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What is an Exotic Bully? | Opinions from Breeders in the Bully Community

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Exotic Bully

First, let us start off by stating that Bully Girl Magazine loves all breeds. With that said, there has been a lot of controversy over the past few years about a new breed of dog. The Exotic Bully. Those who brought this breed about and the many who have followed, love the Exotic Bully Breed. However, there are also many who despise this new breed, and feel that it is an unhealthy representation. Once more, there are a great deal of people who don’t even know what an Exotic Bully is.

Bully Girl Magazine looks to shed some light on this new Exotic Bully Movement. We have decided to get opinions from bully dog breeders, as well other bully community members around the world. We simply asked all these people the same two questions:

In your own words, what is an Exotic Bully?
What is your opinion on the new Exotic Bully Breed Movement?

The responses we received were interesting. The Exotic Bully is definitely a controversial topic on a global scale. Read the responses below and let us know what you think about the Exotic Bully Breed and Movement in our comments section.

Jacobi Guyton – The Bully Kingdom (Texas)

“Hmmmm, to me an exotic bully is exactly like the name exotic! Something special that you don’t see too often. My perfect exotic bull would be short and clean, with a slight bow on the front. It would have a full tail, and be very functional.”
“Since there is no standard for the exotic class. I feel that there are too many experiments out there. However, I have also seen some dope ass exotics bulls out there too. D1 Kennels does a great job in that class!”

Tim Levi – Elite Bully Kennels (Florida)

“Exotics in our opinion are Bullies that have been bred to the extreme by pushing the envelope of the breed standard.”
“Although we prefer pockets and standard American Bullies, we have friends that own everything from exotics to XL’s. To each his own. Who are we to judge? After all, this breed was founded on pushing the limits, since it’s inception.”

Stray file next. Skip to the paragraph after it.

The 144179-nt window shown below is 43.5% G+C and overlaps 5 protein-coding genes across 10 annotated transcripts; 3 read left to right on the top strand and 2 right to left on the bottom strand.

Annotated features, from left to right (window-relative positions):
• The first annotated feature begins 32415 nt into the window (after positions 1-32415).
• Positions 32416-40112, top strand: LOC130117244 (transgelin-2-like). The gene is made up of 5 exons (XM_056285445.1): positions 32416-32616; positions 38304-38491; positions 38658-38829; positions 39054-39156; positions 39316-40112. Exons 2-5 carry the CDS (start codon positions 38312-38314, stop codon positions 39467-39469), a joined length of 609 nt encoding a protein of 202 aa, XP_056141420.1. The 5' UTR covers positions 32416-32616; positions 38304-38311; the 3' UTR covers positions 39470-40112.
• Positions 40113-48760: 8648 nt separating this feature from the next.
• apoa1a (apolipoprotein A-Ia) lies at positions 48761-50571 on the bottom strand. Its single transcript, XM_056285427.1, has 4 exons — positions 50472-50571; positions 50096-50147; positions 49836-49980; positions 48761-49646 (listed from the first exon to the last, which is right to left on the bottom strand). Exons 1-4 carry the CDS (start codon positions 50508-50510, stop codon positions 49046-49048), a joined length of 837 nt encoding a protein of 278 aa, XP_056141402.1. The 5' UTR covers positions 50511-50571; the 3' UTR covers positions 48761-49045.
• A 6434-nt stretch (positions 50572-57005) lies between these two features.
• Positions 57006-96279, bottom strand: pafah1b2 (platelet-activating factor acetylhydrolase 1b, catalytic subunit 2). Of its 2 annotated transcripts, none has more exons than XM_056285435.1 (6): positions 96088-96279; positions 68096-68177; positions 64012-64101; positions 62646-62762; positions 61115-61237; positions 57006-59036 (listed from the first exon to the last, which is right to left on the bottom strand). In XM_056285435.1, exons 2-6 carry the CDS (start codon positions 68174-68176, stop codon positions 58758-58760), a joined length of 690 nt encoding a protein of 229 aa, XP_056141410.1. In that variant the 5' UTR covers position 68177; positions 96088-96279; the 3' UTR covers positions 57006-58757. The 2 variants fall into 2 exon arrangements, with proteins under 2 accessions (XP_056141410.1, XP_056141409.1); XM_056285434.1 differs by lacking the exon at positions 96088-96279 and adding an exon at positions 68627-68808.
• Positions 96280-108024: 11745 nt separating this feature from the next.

Orlando Ortiz – Hammerhead Bullies (Texas)

“An exotic bully is a smaller compact Bully with bulldog features.”
“The exotic bully breed movement is nice if it’s bred right. If you scatter too much blood around it can get messy.”

Jessica Wade – Unleashed Kennels (Georgia)

“You know, I have a few friends that breed Exotics and to each their own. They aren’t my preferred style of dog. But I have to say, I have seen some clean correct ones lately. If I had to describe it, I would say it’s an over-exaggerated style of features on a smaller, more compact dog.”
“I have no problem with it when done correctly. A functional dog should be the result. When the quality of life for these dogs gets compromised,  I get upset. Dogs should not die at an early age due to health related issues.”

Carlos Hernandez – Pound4Pound Bullys (Connecticut)

“In my opinion an Exotic Bully is simply the look of the dog. Certain features in the dog make it exotic, not just the bloodlines.”
“I have no problems with the exotic breed as that is what I am currently breeding. I definitely enjoy having exotics. The designer looks they carry as well as their temperaments is something I love.”

Brandon Johnson – Triple J Bullies (Louisiana)

“An exotic bully is a man’s best friend!”
“I love it. I can see things changing. A lot of folks are becoming aware of the breed, and we’re here to make a mark.”

Haile Selassie – H.D. Bullyz (Pennsylvania)

“An exotic to me is something that is not ordinary, or is different than the usual.”
“I feel there is room for all likings. Hopefully, with more time we will see more improvement in the breed.”

From what we can gather, the Exotic Bully Breed is a new designer breed. When bred right you will have an exotic looking bully that will still be functional. When bred wrong, it can lead to various health issues, which can shorten the life span of the dog. Everyone has different opinions when asked about the exotic bully. What are your opinions on the Exotic Bully Breed movement? Leave a comment below and share opinion on this topic.

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Bull Terrier: Origin, Stereotypes, Temperament

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The Bull Terrier

Bull Terriers are a type of terrier that are best known for their outwardly sloped “egg” faces. For many people, the most recognizable Bull Terrier is Spot, the Target mascot. We will discuss the Bull Terrier’s origins, stereotypes, and the reasons that this breed makes a wonderful companion.

The Origin of the Bull Terrier